Stone told the Bellevue Council there will be a number of specifics for the I-90 tolling advisory group to work through. These include where on I-90 to place the overhead electronic toll-levying devices called gantries, which communicate with windshield-mounted transponders of drivers, automatically charging their pre-paid “Good To Go” accounts, or capturing their license plate numbers for billing by mail. Where they’re put could affect whether or not residents of Mercer Island, in the middle of the lake along I-90, will be tolled for going into Seattle, or just for going east on I-90 toward Bellevue, or both.
Bellevue Transportation Planner Kim Becklund attended the presentation and said it seemed clear that the tolling corridor on I-90, whatever its length, will involve an “all-lanes tolled” approach versus the express toll lanes planned in a separate project for I-405.
Stone noted that another decision will be whether to include an optional express toll lane in each direction extending further east to Issaquah from the eastern terminus of the I-90 tolling zone. Other improvements to I-90 funded by I-90 tolls could involve transit and/or toll lane connectors to I-405. About $1 billion could be raised in I-90 tolls, but how much of that would be used for I-90 rather than completing the 520 bridge is something legislators will have to decide, Stone said, with additional state borrowing to complete the 520 bridge a possibility.
Bellevue City Council Member Claudia Balducci stressed during the session with Stone that legislators need to spell out a system-wide highway tolling strategy instead of the current piecemeal approach, which she said appears to emphasize tolling more on the east side of the lake and less on the Seattle side. She said to Stone, “I just personally have never agreed with the idea of tolling I-90 simply to raise money for 520. Why not toll a bunch of roads to pay for 520,” such as I-5, I-405 and SR 522, she asked. “If tolling is the future, (if) it’s how we’re going to start paying for the significant road investments that are needed…and maintenance and operations…then we have to start urging the legislature to…move to a new funding structure in a wholesale way instead of…piecemeal,” she said. Council Member John Stokes also voiced support for tolling I-5 so that the approach is not so “Eastside-centric.”
Stone said the legislature has taken an incremental approach but suggested that the pieces are positioned to come together. The state two years ago completed a study that could set the stage for express lane tolling on I-5 in some portions of the Tumwater to Marysville urban corridor. Meanwhile tolling on the new SR 99 tunnel to replace the Alaskan Way Viaduct on Seattle’s downtown waterfront has prompted vocal support from some stakeholders for tolling I-5 to prevent motorists from flocking there to avoid the tunnel’s tolls, Stone added.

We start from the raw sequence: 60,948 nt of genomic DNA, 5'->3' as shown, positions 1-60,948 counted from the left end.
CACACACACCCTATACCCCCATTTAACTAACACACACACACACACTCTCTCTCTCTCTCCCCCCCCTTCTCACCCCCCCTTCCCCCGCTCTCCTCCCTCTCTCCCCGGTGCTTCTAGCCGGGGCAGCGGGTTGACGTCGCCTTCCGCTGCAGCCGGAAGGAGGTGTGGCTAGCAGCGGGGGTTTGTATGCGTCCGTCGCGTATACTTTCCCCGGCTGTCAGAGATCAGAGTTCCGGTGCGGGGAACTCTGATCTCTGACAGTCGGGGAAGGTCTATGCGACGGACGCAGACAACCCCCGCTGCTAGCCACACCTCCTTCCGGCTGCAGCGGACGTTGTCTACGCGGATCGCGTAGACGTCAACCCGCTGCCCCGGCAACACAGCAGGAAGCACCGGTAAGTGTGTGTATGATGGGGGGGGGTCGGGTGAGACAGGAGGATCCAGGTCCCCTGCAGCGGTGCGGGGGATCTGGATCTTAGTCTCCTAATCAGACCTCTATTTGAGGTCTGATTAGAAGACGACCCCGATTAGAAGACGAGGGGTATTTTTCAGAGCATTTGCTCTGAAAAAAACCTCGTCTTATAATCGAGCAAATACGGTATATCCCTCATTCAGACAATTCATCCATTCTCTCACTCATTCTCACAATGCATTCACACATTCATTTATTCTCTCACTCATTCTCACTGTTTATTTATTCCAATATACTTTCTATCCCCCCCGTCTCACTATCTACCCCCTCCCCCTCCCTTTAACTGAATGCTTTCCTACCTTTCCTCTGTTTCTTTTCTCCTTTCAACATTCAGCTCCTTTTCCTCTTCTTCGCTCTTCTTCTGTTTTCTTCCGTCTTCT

In addition to planned High Occupancy and Toll (HOT) express lanes on I-405, such lanes also are in operation SR 167, which extends south through the Kent Valley toward Tacoma from I-405’s southern terminus in Tukwila, and electronic and booth tolling are in place on the southbound lanes of the Tacoma Narrows Bridge. The common denominators in all cases are reducing peak hour congestion and generating additional funding for transportation improvements that can’t be covered by the dwindling revenues from the by-the-gallon gas tax.
The daunting funding gap for the SR 520 bridge is at least somewhat less than before, according to the state. As the Seattle Times reported, in late October the state revised downward that shortfall from $2.1 billion to $1.4 billion, citing lower than expected construction costs so far and a new federal loan of $300 million. The projected final cost is now $4.13 billion. But some observers are far from certain costs for the contentious west side portion of the entire 520 bridge project won’t still balloon because of Seattle neighborhood concerns about the size of the planned footprint, and possible legal challenges.
As Washington moves toward an integrated system of regional highway tolling in Central Puget Sound, it is also beginning to explore an even more sweeping, long-term approach to paying for the costs of vehicle travel statewide. The concept of a vehicle tax by the mile is getting a preliminary review by a state-appointed committee, and could move into a second, more detailed phase of study if the legislature approves related funds in the 2013 session.